“Japanese teams just don’t really care about the ACL”. Nonsense…
“The J.League is the EPL of Asian football,” Central Coast Mariners manager Graham Arnold declared after his side were defeated by Kashiwa Reysol in the ACL last month.
While that may certainly be true in terms of organization, sponsorship and technical level, J.League clubs have hardly been driving home their supposed superiority in continental competition.
Reigning champions Sanfrecce Hiroshima have, just as in 2010, stunk out their group, earning just one point in four games, losing their first three, while last year’s runners-up Vegalta Sendai have equally struggled to assert themselves in their maiden campaign.
Urawa Reds, too, made a much-feted return to the competition this year but don’t look a patch on the 2007 vintage which sealed Japan’s first ever triumph in the competition, and were schooled in Guangzhou and surrendered the lead in both games against Jeonbuk to take just one point from the pair of matches.
The only positive for the Japanese game has been the dominant form of Kashiwa Reysol, who have surged into top spot in Group H, all but ensuring their progression to the next stage.
The excuses for this underwhelming set of circumstances are oft-trotted out and, to be honest, not especially convincing.
Travel, tough schedules, and a not-taking-it-seriously approach are all used to explain the struggles of J.League sides; none of which stand up to stronger scrutiny.
Playing twice a week, in domestic and Asian competition, is undoubtedly not easy but is hardly unique to the Japanese participants. The J.League, too, has done all it realistically can to help its participants out by arranging their schedules as kindly as possible after the more gruelling away trips.
Their opponents are also required to clock up the air-miles, while problems aren’t just encountered on the road, with Sanfrecce, for instance, losing both of their home games.
This is where the “not bothered about the ACL” excuses start to crop up. Squad rotation and the muted atmosphere in the stadiums would appear to back up the claim that players and fans aren’t especially fussed with the competition, but the suggestion that there is a “let’s just get it over with” mentality is a little hard to swallow.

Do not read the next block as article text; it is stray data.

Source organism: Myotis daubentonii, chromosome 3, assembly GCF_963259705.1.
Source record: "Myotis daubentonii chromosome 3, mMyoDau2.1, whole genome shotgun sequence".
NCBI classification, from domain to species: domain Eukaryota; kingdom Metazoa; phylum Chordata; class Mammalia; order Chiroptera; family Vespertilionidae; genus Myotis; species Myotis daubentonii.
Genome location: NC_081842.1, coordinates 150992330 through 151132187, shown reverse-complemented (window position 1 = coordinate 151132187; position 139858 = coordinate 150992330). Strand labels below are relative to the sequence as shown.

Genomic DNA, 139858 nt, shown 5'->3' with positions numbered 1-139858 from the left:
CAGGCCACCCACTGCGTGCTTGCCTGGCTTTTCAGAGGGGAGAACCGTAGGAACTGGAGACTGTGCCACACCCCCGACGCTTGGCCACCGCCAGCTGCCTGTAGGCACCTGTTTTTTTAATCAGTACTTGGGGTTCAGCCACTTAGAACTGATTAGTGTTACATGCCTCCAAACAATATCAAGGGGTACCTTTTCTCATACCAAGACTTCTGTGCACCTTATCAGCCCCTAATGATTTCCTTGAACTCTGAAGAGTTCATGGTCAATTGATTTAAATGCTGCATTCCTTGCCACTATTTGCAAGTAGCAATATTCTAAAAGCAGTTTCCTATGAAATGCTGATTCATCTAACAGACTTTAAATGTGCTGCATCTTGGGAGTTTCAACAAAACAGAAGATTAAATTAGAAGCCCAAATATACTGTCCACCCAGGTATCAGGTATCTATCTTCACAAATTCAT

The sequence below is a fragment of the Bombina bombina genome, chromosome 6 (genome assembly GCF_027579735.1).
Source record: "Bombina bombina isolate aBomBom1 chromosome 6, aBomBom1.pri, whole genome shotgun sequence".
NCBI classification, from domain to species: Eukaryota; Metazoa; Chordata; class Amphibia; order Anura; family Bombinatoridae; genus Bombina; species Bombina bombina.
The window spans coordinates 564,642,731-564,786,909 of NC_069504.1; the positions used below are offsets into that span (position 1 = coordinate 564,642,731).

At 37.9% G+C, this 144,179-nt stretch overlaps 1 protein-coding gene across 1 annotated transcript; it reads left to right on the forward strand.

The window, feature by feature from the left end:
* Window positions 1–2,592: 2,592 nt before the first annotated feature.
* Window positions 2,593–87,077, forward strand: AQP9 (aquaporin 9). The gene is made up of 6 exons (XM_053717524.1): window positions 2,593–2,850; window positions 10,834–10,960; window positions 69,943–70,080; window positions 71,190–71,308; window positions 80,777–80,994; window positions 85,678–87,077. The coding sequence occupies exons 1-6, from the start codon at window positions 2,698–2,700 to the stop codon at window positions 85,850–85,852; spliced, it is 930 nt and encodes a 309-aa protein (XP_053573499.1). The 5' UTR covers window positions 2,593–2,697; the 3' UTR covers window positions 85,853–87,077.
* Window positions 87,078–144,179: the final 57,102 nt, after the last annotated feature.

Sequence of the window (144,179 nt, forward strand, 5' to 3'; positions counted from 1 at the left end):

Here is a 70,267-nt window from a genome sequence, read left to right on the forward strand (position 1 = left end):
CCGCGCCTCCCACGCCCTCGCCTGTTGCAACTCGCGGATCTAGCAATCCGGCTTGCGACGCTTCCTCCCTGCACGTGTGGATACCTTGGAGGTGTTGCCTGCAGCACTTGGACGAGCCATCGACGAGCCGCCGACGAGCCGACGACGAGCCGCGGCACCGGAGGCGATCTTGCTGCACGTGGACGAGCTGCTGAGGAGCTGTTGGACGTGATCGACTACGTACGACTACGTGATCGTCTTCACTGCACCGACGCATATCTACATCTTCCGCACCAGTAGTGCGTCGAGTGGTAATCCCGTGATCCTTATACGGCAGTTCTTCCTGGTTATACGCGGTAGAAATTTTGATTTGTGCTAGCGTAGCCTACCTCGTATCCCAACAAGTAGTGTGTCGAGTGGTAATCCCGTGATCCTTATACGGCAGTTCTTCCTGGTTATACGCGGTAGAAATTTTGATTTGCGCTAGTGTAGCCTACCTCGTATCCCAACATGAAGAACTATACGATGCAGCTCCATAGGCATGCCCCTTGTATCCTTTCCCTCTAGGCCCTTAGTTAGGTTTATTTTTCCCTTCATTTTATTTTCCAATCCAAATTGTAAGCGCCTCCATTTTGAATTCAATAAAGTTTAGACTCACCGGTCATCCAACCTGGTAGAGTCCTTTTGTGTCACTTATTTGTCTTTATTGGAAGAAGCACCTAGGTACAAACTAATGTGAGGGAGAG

I have a feeling that instead of a lack of motivation the problems may be mental, and rooted in the comfort of the domestic game.
Part of what makes the J.League the ‘Premier League of Asia’ is its cosy, safe, and somewhat synthetic style. Players from rival clubs all seem to get on well, there is rarely, if ever, any real needle in games, and the atmosphere barely varies from venue to venue.
Now consider the desire of foreign teams to beat their Japanese counterparts. Remember the way Cerezo Osaka so meekly collapsed after allegedly being pelted with staples in the away leg of their quarter final against Jeonbuk in 2011? It is not especially surprising that Sanfrecce – one of the ‘nicest’ clubs you could encounter, complete with their good guy talisman Hisato Sato and cute goal celebrations – struggle to cope with the rough and tumble of streetwise and highly motivated opponents.
Vegalta, too, are inexperienced and perhaps a little naive, and while Urawa should be made of sterner stuff half a decade of underachievement has left them brittle; it sometimes seems that fear of letting down their support may have overtaken the fierce desire to repay it with success.
Which leaves Reysol, the club with the only intimidating stadium in Japan and a squad riding high on success after successive triumphs in J2, J1 and the Emperor’s Cup.
There is a sense that the ACL trophy is the only thing missing for this group of players and instead of fearing failure they are single-mindedly focused on this next target. The savvy of their foreign players adds to this, primarily the sublimely talented – in the dark arts of gamesmanship as well as the more camera-friendly aspects of his play – Leandro Domingues, and you get the sense that Jorge Wagner and Cleo – who has previous experience in the continental competition – are determined to prove themselves outside of Japan.
That gusto appears to have rubbed off on their teammates, but sadly not the other J1 participants.